Film Forward

This Organization Is Pushing For More Women In The TV Industry — And It's Working

"The key is to get the women of Hollywood talking and supporting one another."

When it comes to working in the entertainment business, getting your foot in the door can be challenging — especially for women. That's where WeForShe comes in. The nonprofit organization "strives to find practical ways to bring about a gender-balanced landscape in television," and its programs for female writers and directors have already made an impact on the industry.


It's no secret that fewer women are employed behind the camera than men, in both film and television. A recent report from the Directors Guild of America looked at the 2016-2017 season and found that the number of first-time female television directors had nearly tripled from 2009-2010, but there's still more work to be done. The Center for the Study of Women in Television & Film at San Diego University, for example, found that women comprised only 33 percent of writers and 17 percent of directors on broadcast, cable, and streaming programs.

WeForShe seeks to change this, by giving exposure to talented female writers and directors who are waiting for their big breaks. The annual WriteHer List, first published in 2015, shines a light on unproduced television scripts by women, as nominated by industry professionals. (This year's nominations close on November 22.) The DirectHer program, meanwhile, partners established television directors with emerging talent to guarantee work for them in the industry.

"Statistically, we know that having just one female creator on a television show dramatically increases the amount of women both in front of and behind the camera, so we feel that promoting these writers and creators of all levels has a trickle-down effect of creating more jobs and opportunities for women in television across the board," WeForShe founding members Claudia Maittlen-Harris and Katy McCaffrey told A Plus via email. "We've also found that the awareness and promotion of these unproduced pilots has garnered these writers more attention for other projects they are working on."

They shared that WeForShe's programs have so far promoted the work of approximately 75 honorees, many of whom have seen major career changes from their inclusion. A number of the writers featured on the WriteHer List, for instance, "have sold their pilots to networks, have procured or upgraded their representation, have entered into staffing and/or development deals," while 8 out of 10 participants in the DirectHer program have directed their first television episodes.

While advocating for women behind-the-scenes, the organization also recognizes the importance of better onscreen representation, which is why the scripts nominated for the WriteHer List must feature "strong female characters," in addition to at least one female writer.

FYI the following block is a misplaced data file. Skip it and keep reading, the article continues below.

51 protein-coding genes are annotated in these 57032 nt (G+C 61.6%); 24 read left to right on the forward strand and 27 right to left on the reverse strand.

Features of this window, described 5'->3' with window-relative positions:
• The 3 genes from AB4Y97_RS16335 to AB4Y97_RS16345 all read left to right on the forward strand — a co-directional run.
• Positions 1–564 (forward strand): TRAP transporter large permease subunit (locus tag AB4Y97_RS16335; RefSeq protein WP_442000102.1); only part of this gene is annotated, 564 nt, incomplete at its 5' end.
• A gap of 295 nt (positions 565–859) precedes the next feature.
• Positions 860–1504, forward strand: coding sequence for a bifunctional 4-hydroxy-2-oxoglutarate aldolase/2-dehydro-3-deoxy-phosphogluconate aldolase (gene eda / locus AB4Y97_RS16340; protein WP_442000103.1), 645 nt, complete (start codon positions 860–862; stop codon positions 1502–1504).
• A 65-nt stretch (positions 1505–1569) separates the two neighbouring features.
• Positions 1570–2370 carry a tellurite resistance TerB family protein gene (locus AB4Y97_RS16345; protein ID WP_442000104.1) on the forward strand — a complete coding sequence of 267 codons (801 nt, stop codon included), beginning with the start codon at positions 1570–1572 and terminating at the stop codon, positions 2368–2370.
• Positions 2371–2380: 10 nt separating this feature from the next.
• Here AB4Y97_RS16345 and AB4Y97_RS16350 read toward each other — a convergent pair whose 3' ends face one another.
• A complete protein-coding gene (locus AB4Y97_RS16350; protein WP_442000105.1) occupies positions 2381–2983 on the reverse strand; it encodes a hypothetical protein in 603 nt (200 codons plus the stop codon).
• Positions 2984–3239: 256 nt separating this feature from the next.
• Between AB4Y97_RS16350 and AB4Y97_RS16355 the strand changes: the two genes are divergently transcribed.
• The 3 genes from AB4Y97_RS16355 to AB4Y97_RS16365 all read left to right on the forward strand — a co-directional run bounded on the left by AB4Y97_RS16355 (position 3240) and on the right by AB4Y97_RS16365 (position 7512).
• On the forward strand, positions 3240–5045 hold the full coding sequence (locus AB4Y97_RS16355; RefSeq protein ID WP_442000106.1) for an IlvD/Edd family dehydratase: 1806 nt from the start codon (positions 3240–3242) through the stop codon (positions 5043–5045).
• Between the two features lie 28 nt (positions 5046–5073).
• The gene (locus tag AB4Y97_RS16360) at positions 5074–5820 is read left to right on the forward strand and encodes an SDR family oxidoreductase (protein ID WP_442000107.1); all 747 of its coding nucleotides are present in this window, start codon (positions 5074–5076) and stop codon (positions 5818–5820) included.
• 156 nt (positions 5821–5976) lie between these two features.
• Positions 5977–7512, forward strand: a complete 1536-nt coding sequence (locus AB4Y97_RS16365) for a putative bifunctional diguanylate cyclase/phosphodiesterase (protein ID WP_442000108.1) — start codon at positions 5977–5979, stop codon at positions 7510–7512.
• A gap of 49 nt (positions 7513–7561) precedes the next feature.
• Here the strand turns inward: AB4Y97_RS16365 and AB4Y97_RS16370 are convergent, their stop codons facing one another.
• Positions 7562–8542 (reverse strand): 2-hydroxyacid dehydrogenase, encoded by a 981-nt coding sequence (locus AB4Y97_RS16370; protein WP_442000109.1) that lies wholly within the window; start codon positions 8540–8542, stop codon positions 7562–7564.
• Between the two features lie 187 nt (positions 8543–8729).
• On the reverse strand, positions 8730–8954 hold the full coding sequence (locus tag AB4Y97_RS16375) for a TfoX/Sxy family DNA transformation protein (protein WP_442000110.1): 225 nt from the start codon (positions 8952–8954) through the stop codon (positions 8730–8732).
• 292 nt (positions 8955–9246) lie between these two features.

"Television creates potent images and its impact is global. Statistics show that female roles on television have a dramatic influence on women and young girls," Maittlen-Harris and McCaffrey explained. "Malala Yousafzai stated that watching America Ferrera on Ugly Betty made her want to become a journalist. In recognizing the importance of images of women and their stories being told authentically, we made it a priority that nominated scripts must have strong female characters for consideration."

WeForShe also advocates for women in entertainment outside of the aforementioned programs, by promoting increased discussion and support among women in the industry.

"We work closely with other sister organizations to continue to talk about the issues and challenges women face not only in getting the jobs in Hollywood but once they have the jobs as well," Maittlen-Harris and McCaffrey told A Plus. "We provide a space online for all our participants to come together and share their triumphs and their challenges. We encourage free discussions here on a range of topics from technical questions about camera angles to pay scale for writer's rooms. The key is to get the women of Hollywood talking and supporting one another. No more secrets or feeling like you're on your own."

The organization is also co-sponsoring the Take Back the Workplace March this Saturday, November 12, in Los Angeles. The event is a protest against sexual harassment in the workplace, an issue that has been widely addressed in recent weeks, stemming from allegations against some of Hollywood's major players.

When asked how TV viewers can do their part to improve representation for women in the industry, Maittlen-Harris and McCaffrey had a few suggestions: "They can watch shows featuring a plethora of complex, interesting female characters. They can watch shows created, directed and written by women. They can use social media to promote such shows and also call out shows that continue to relegate women to one-dimensional, cardboard side characters, or have barely any women in them at all."

They also named other groups besides WeForShe that are deserving of support, including the Geena Davis Institute on Gender in Media, which focuses on children's media; Women in Film, which previously spoke to A Plus about the 52 Films By Women initiative; and the Athena List, an annual list of unproduced, female-led movie scripts.

To help WeForShe continue its powerful work for women in television, we suggest making a donation through the organization's website or follow it on Facebook and Twitter. Be on the lookout for the 2018 WeForShe list in January, and the new DirectHer members in the spring.

The ways we watch TV and movies have evolved, and it's time for the talent in front of and behind the camera to do the same. Film Forward speaks on the initiatives to diversify the film industry and the stories it tells. New articles premiere every second Thursday of — and throughout — the month.

Cover image: 279photo Studio /


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